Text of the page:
Doing something with the information

  • Ask students to convert the information in the revision guide from one format to another, for example from a paragraph to a comparison table, diagram, mind map, picture, list, etc. (Mike Hughes’ book And the Main Thing is Learning is an excellent resource if you want a comprehensive selection of ideas for activities.)

Focus on a small chunk of text

  • Ask students to read a section in the revision guide carefully, jotting down any key points or important information.
  • Ask students to write questions that would cover these key points in their response.
  • Write these answers separately from the questions so that they can answer them later when they are revising. This could be on the reverse of a flash card or on the bottom half of their exercise book page that can be covered up during the testing phase.
  • Suggest that they label their flash cards or pages in their revision notes with the topic and page that they are revising so that they can easily find the information at a later date if they need to do further studying.
  • Repeat this process with the next chunk of text.

Focus on what you don’t know

  • After self-testing encourage students to sort the flash cards into piles; information students recalled correctly and ones that they did not.
  • Repeat the self-testing and checking process focusing only on the cards that students recalled incorrectly until there are no cards left in that pile.
  • Repeat this process using all the flash cards during a subsequent study session to improve long-term retention and learning.

Cross-reference your learning

  • Revision guides don’t always cover every aspect of the specification you are covering. Encourage students to cross-check their learning against a specification (student-friendly specification checklists are available for many subjects).
  • Where there are gaps in the required level of detail, after making notes from the revision guide (which are generally more concise), find further examples from the class textbooks or online, although the accuracy of these will need to be checked.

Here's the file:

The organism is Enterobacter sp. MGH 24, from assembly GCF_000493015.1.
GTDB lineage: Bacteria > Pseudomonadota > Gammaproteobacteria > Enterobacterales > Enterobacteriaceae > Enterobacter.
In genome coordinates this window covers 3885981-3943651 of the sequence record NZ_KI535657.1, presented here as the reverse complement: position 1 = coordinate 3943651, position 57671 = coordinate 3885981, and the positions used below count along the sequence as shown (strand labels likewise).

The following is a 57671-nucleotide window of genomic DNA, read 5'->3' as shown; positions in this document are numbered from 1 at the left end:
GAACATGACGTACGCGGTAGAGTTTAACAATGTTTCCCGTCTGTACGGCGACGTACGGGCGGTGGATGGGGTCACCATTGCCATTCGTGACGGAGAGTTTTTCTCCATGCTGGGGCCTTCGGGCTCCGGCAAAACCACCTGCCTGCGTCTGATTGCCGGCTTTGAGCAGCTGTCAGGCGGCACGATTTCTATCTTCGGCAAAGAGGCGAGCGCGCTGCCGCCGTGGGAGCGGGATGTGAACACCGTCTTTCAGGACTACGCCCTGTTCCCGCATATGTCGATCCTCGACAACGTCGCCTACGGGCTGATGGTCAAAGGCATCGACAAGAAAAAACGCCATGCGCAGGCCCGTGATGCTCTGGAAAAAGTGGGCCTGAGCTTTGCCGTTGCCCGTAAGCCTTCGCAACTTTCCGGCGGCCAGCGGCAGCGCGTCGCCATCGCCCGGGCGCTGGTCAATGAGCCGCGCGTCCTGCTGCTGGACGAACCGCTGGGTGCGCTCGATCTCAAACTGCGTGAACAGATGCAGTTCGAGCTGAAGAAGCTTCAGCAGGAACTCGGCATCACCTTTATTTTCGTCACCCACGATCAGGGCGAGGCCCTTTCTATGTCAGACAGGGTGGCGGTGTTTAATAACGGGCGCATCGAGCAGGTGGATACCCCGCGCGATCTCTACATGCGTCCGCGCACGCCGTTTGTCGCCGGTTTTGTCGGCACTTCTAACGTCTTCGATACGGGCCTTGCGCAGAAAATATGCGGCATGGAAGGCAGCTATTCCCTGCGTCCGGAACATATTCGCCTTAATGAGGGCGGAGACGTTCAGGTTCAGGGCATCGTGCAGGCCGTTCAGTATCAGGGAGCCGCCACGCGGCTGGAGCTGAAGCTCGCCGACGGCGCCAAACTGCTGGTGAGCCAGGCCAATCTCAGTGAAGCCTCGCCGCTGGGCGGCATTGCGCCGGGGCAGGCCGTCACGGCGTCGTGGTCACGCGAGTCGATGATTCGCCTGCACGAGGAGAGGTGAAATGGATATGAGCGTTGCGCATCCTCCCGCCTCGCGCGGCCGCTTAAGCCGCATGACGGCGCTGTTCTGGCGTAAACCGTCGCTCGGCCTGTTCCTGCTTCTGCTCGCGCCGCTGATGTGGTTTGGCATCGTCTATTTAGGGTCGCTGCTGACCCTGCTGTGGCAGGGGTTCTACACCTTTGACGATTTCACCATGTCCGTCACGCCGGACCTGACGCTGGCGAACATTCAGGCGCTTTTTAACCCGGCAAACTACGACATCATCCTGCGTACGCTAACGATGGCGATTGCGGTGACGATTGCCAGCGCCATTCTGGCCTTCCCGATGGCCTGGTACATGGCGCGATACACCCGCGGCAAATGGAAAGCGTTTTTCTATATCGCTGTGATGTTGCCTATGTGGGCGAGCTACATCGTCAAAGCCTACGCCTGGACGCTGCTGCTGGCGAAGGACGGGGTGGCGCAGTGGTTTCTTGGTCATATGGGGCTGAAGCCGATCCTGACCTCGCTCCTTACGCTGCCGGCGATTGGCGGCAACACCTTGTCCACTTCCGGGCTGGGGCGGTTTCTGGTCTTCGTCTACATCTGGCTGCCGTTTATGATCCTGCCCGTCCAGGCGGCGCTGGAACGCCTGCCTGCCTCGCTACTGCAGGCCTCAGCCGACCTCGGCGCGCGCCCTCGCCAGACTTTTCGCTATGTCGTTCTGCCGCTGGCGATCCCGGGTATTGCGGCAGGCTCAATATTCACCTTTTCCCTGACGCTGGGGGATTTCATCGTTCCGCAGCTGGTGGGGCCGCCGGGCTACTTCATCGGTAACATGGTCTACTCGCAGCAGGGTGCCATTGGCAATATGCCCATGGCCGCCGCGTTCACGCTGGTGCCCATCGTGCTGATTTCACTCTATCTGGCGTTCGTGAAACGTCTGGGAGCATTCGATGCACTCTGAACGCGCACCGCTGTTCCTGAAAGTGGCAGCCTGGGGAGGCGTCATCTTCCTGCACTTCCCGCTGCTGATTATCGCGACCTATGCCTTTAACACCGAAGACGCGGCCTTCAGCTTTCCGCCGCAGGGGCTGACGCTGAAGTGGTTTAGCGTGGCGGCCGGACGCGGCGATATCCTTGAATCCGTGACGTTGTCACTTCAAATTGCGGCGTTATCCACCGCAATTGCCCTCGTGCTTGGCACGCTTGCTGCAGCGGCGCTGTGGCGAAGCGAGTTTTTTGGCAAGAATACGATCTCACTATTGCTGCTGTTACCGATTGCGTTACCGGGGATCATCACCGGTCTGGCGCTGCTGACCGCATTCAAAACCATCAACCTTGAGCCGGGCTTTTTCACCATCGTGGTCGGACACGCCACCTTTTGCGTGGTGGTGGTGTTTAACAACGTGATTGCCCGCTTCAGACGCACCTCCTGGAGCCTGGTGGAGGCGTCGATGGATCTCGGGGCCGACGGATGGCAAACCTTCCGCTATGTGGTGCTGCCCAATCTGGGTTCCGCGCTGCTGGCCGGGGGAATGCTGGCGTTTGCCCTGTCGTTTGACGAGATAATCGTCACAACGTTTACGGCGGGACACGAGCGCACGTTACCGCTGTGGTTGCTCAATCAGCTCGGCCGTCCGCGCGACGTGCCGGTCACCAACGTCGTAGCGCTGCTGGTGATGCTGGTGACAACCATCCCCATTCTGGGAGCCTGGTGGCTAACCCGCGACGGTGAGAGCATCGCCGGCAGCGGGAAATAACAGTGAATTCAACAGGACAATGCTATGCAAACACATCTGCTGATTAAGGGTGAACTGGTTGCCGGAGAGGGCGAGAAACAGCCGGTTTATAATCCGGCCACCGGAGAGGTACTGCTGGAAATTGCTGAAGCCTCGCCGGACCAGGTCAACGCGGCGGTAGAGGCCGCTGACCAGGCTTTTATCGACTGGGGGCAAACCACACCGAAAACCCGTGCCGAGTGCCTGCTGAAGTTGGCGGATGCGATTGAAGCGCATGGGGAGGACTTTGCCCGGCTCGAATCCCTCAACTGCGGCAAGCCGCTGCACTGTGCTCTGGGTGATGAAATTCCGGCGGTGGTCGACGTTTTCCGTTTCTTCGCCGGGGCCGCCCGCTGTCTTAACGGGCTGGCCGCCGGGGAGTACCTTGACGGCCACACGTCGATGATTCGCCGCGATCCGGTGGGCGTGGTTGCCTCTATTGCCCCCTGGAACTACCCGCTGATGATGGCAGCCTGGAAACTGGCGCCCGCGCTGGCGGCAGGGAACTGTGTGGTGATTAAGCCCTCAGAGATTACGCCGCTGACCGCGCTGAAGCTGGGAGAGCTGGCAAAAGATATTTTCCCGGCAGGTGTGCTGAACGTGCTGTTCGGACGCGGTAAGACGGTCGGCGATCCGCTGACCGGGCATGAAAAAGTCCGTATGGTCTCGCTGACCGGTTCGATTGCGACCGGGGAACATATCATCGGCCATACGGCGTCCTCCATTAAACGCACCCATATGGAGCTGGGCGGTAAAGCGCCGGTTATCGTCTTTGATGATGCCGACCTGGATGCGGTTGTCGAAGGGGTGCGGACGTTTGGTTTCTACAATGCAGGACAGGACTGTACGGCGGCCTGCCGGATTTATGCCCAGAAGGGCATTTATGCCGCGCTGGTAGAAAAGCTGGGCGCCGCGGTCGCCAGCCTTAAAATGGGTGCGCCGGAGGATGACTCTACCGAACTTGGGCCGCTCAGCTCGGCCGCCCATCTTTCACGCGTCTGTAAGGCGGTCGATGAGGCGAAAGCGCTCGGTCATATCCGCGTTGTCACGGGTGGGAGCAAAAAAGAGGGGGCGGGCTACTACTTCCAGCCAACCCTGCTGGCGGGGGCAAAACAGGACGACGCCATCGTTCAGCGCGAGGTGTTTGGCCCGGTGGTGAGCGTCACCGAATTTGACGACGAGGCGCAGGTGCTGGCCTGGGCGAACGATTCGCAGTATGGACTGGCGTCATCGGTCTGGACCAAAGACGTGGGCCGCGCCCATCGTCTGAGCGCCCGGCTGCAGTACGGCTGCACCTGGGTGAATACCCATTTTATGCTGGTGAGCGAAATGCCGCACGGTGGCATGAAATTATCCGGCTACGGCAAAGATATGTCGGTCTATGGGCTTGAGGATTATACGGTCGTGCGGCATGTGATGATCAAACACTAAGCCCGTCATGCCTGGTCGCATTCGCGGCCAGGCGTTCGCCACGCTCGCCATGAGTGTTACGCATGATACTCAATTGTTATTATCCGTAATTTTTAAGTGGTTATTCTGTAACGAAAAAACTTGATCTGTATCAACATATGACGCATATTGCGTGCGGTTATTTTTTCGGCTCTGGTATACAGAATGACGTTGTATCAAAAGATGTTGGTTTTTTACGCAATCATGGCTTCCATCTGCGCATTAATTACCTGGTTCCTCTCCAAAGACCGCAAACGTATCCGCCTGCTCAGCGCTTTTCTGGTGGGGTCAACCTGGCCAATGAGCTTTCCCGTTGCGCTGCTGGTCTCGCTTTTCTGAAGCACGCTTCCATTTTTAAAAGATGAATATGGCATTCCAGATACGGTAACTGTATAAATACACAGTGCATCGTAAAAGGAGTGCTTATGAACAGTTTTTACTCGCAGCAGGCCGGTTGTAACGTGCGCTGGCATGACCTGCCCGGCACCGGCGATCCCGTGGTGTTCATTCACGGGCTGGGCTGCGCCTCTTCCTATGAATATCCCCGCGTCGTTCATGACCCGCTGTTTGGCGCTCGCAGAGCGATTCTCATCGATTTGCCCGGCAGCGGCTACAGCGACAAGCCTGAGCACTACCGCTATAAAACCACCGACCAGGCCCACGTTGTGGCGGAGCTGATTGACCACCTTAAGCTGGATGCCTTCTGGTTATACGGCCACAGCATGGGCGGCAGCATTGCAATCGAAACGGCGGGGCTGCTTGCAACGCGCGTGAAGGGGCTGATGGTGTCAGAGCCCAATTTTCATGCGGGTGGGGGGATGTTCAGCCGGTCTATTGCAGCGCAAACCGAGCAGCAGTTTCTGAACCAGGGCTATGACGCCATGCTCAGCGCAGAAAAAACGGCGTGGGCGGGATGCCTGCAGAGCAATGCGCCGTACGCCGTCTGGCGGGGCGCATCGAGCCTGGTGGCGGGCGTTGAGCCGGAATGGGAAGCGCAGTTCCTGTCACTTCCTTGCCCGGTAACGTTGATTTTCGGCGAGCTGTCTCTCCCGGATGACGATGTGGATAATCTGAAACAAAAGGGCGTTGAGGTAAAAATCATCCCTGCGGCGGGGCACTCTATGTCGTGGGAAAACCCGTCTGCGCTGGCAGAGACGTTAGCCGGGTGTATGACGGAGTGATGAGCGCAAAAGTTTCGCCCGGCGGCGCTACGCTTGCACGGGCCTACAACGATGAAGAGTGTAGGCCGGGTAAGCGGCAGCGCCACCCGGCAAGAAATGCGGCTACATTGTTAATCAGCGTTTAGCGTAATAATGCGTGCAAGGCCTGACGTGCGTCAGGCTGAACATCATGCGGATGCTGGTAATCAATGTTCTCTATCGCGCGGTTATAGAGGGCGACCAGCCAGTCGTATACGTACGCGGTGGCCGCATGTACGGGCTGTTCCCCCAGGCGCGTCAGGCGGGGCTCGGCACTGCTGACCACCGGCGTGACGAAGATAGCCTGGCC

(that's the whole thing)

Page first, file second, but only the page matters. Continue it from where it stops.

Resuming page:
Test yourself

  • The research suggests that having to generate an answer, or having to retrieve information – even if no feedback is given – leads to better long-term recall than simply reading.
  • At the start of a lesson ask students to recall everything they know about a particular topic – link this with a page or section of a page in their revision guide. Make sure all their books and class notes are away at this stage. Students should recall their knowledge in as much detail as possible either on a mini-whiteboard or on paper.
  • Once completed, ask students to check the accuracy of their recall against the content of their revision guide.
  • Where there are errors or gaps in their knowledge they can annotate their work in a different coloured pen.
  • Then ask students to write further flash cards or a personalised quiz with answers based on these tricky areas.

Teach someone

  • After students have tested themselves and checked their understanding, ask them to teach what they have learnt to someone else. This strategy not only helps later recall but also requires the student to structure and organise their learning.